New UArizona Center for Advanced Molecular and Immunological Therapies to drive significant economic impact to Phoenix

New UArizona Center for Advanced Molecular and Immunological Therapies to drive significant economic impact to Phoenix

The new University of Arizona Center for Advanced and Molecular and Immunological Therapies, which will be located on the Phoenix Bioscience Core, is expected to have an economic impact of as high as $4.8 billion and attract more than 150 companies to Phoenix, according to a new study.

The new molecular and immunological therapy center is expected to cost around $325 million, according to the University of Arizona. When completed, CAMI is expected to attract at least 7,500 new bioscience-related jobs and 13,000 supporting jobs. Additionally, CAMI is expected to increase state tax revenue by $430 million and local tax revenue by $140 million.


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“There are several science innovation centers around the country, and they are known to produce significant economic and fiscal impacts for their regions,” said Michael D. Dake, MD, senior vice president for the University of Arizona Health Sciences. “We are confident the Center for Advanced Molecular and Immunological Therapies will do the same as the anchor of a new bioscience innovation hub in Phoenix.”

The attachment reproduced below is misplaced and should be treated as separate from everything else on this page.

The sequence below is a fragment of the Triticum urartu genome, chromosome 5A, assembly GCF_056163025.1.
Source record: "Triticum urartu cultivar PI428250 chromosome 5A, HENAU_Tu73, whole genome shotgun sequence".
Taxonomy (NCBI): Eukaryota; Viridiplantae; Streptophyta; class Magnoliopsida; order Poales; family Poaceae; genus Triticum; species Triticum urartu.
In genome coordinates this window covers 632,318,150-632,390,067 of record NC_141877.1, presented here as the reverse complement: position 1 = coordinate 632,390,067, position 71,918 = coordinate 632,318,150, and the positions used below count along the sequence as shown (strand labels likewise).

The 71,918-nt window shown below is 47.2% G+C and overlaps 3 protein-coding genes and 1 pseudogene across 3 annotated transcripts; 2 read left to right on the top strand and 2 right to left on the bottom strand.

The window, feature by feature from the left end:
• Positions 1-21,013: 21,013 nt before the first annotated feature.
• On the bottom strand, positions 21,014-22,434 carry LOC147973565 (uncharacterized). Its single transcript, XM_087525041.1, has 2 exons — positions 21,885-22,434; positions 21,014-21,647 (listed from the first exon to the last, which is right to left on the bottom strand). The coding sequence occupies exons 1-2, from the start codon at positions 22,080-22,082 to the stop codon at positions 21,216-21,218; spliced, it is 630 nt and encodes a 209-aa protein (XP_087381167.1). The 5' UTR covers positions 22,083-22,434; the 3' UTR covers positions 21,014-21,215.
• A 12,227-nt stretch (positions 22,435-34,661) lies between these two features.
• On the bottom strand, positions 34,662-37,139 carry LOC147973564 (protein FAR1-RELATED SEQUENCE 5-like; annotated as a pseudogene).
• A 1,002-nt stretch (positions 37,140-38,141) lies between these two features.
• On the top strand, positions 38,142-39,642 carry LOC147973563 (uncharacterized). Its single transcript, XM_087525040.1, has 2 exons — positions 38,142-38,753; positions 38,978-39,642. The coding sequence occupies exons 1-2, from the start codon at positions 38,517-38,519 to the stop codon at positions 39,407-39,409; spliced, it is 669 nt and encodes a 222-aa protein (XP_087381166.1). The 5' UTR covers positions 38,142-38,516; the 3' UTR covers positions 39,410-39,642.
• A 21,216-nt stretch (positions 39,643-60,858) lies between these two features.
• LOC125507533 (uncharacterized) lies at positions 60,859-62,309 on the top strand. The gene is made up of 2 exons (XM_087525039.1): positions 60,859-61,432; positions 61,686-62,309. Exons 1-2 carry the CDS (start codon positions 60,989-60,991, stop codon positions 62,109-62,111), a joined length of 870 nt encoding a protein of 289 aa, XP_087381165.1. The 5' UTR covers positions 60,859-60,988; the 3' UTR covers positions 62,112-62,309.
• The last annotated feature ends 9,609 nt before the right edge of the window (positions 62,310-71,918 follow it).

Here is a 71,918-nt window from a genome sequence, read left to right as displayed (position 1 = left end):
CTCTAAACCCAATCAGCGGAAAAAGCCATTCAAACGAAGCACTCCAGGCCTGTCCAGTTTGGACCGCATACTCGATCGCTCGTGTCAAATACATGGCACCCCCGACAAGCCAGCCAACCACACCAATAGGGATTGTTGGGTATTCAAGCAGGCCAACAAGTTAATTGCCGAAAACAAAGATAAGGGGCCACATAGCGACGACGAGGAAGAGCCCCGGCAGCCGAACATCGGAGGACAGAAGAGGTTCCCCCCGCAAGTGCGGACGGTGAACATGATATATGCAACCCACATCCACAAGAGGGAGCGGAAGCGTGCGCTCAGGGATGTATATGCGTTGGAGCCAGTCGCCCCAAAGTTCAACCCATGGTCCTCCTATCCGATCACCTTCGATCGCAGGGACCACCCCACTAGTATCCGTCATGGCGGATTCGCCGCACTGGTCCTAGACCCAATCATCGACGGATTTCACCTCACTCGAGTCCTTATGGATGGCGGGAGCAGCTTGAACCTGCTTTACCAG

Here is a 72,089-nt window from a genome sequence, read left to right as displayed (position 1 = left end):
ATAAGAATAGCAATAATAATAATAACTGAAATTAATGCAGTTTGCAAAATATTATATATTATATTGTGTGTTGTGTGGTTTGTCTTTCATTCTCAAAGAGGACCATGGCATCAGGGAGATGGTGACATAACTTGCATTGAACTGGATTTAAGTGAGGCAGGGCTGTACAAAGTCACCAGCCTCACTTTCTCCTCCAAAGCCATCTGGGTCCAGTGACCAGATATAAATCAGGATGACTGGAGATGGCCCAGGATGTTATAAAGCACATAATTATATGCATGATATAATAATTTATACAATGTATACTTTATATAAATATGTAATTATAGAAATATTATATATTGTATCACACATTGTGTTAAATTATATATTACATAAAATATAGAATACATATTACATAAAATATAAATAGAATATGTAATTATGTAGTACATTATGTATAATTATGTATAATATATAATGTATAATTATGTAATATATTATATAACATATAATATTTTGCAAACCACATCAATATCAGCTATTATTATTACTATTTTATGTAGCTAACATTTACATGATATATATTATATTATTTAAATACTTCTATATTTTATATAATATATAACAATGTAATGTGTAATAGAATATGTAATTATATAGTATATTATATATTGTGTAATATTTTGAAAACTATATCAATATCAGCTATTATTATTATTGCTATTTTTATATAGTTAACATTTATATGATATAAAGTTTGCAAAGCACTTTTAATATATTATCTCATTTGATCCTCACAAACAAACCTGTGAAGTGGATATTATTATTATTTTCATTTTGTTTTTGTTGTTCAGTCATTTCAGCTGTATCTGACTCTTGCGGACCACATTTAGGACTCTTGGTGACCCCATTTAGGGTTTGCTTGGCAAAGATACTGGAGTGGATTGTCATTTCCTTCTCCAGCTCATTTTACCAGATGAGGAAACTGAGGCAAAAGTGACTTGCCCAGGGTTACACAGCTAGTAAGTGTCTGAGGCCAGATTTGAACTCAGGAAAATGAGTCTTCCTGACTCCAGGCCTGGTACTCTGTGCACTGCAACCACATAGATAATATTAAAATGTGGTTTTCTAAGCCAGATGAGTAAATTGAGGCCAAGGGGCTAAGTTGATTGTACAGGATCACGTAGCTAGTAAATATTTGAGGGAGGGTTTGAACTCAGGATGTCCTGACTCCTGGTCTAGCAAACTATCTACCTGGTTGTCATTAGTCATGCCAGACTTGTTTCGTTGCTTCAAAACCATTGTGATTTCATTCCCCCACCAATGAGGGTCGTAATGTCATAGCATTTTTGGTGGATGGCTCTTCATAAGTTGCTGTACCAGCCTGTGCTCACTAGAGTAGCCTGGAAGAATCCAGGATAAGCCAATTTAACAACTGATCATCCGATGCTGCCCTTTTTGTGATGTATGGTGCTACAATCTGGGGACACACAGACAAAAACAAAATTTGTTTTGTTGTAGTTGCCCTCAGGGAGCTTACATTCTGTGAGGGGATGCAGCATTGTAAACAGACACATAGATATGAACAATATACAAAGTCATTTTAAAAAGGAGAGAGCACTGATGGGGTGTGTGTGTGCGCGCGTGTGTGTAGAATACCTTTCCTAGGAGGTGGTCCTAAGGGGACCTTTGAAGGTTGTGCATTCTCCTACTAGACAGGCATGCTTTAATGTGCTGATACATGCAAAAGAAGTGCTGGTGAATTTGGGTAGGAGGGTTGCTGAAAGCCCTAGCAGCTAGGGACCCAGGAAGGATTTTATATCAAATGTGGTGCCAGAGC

CAMI, which was announced by UArizona in April, will be built at the corner of 7th Street and Fillmore in downtown Phoenix, Arizona. The new 10-story, 293,000-square-foot building complex facility will be the latest development in the Phoenix Bioscience Core since 850 PBC was opened by Wexford Science + Technology with Arizona State University in March 2021.

When completed, CAMI is expected to house 42 principal investigators and their teams and 15 bioengineering research teams. The space will include creating synergistic translational research space, clinical research space, startup incubator space and opportunities for commercialization. It will also be home to indoor and outdoor dining on the ground level, meant to make it easier for people to connect outside the classroom, lab or office. Dr. Dake and the University of Arizona also expect CAMI to bridge deeper connections with partners such as the Mayo Clinic, Arizona State University, Northern Arizona University and the Translational Genomics Research Institute.

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